I agree with much of what you're saying and in fact I'm arguing that high stakes tests are a flawed instrument for measuring student achievement.

Jenny D. said...

Mike, this is where we disagree. I'm not as sure that high stakes test are a bad thing....

Mike in Texas said...


The results I indicated for Ridgeview's nearby schools can be duplicated across the country. I'm not the only person to say high stakes test measure socio-economic status and ethnicity very accurately.

Anonymous said...

Certified teachers have earned C, D, F, and W???

What university allows this?

Mine required C or better in ALL classes that counted toward a degree. Are there really legitimate universities that allow a student to carry an F class as one that counts toward their diploma - I find that hard to believe. I happen to have graduated with a 4.0 - in ALL of my classes, not just education ones.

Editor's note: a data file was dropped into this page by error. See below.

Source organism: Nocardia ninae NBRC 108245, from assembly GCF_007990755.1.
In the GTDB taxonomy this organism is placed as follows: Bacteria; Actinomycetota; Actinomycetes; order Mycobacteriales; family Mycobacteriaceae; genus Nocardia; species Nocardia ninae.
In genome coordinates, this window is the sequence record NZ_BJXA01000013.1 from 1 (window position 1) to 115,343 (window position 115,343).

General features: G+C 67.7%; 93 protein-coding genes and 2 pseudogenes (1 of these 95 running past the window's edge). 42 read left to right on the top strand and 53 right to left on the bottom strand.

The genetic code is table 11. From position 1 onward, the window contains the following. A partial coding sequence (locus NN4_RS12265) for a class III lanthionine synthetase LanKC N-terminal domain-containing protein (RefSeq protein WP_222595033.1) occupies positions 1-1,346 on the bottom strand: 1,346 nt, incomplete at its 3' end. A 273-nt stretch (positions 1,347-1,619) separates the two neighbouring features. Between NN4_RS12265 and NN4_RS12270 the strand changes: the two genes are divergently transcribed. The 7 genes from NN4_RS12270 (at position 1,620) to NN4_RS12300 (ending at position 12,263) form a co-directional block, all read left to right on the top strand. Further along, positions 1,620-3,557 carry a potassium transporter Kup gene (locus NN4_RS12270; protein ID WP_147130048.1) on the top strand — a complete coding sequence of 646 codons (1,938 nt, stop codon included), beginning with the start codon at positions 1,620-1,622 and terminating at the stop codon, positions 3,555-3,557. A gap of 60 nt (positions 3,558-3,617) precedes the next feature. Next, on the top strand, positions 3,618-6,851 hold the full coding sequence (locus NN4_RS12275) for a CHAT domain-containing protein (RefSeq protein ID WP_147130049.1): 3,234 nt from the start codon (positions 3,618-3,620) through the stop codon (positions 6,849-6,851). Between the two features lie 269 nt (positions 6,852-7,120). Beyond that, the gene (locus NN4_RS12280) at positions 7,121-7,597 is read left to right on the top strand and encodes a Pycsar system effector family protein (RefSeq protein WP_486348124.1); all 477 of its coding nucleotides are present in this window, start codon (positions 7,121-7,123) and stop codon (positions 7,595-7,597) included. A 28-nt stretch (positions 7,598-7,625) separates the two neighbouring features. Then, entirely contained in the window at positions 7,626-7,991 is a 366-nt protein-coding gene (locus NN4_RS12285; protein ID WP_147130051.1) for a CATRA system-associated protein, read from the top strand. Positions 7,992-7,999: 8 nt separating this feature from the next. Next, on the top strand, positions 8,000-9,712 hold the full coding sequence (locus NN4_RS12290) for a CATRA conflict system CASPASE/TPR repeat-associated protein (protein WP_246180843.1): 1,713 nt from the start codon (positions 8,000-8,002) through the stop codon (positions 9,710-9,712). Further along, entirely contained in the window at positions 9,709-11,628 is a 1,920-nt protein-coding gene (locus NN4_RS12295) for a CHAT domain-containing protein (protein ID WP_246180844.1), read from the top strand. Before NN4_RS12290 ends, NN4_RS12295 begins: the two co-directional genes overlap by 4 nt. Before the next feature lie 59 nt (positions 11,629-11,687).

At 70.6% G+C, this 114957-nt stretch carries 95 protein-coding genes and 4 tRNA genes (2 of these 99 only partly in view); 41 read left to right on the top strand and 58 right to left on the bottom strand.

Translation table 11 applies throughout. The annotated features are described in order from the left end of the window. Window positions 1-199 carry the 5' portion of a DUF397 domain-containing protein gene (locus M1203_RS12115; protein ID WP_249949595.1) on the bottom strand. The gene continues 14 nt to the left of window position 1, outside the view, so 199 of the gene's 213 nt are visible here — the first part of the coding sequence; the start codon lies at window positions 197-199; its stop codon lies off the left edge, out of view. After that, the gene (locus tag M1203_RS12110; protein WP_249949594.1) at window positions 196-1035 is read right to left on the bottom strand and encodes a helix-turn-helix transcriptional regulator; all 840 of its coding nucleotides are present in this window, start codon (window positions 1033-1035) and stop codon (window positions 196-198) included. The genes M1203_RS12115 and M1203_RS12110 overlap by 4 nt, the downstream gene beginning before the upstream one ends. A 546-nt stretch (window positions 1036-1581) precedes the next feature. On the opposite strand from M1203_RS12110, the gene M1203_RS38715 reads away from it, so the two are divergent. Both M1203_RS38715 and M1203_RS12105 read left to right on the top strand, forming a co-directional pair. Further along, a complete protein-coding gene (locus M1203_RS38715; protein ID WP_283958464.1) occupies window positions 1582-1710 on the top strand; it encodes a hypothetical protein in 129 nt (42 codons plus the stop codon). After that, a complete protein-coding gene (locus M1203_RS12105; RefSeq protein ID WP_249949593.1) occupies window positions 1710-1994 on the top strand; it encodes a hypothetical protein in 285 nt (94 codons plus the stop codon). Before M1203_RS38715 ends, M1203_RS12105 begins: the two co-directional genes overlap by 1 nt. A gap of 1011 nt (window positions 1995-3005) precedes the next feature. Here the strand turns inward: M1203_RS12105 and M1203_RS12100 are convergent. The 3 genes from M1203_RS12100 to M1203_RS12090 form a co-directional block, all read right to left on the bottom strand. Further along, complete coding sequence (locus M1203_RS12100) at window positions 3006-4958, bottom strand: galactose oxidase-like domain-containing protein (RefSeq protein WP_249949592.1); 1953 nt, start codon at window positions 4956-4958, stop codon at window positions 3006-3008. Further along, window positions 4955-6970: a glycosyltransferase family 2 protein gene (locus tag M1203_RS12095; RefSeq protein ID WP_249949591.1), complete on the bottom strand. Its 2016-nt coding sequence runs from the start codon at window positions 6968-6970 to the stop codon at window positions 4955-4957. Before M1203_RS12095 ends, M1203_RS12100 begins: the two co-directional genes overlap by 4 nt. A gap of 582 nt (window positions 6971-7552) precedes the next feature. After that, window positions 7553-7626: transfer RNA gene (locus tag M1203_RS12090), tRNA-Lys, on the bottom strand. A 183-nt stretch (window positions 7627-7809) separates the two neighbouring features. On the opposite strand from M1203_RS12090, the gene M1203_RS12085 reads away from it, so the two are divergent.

And what is wrong with a W? You have to re-take the class. I had a W - I had surgery and was just too tired to handle all 6 classes plus a lab - so I withdrew from one. Took it the next semester.

What a dink.

Msabcmom said...

Hello - I like your blog!

This article was just what I was looking for! I am also having a debate with a fellow blogger on this subject. Thanks!

Mike in Texas said...


There is no truth to this article. It's the typical baseless garbage the "reform" crowd drags out in its continued attempts to discredit public education and anyone associated with them, or at least those of us who don't agree with them.

Anonymous said...

But there would be no way to back that up, because of the Privacy Act of 1974.

Mike in Texas said...


Anyone can view my school transcripts. I was required to provide them to the school, and as part of the freedom of information act (not sure which year) anyone call file a written request for a copy.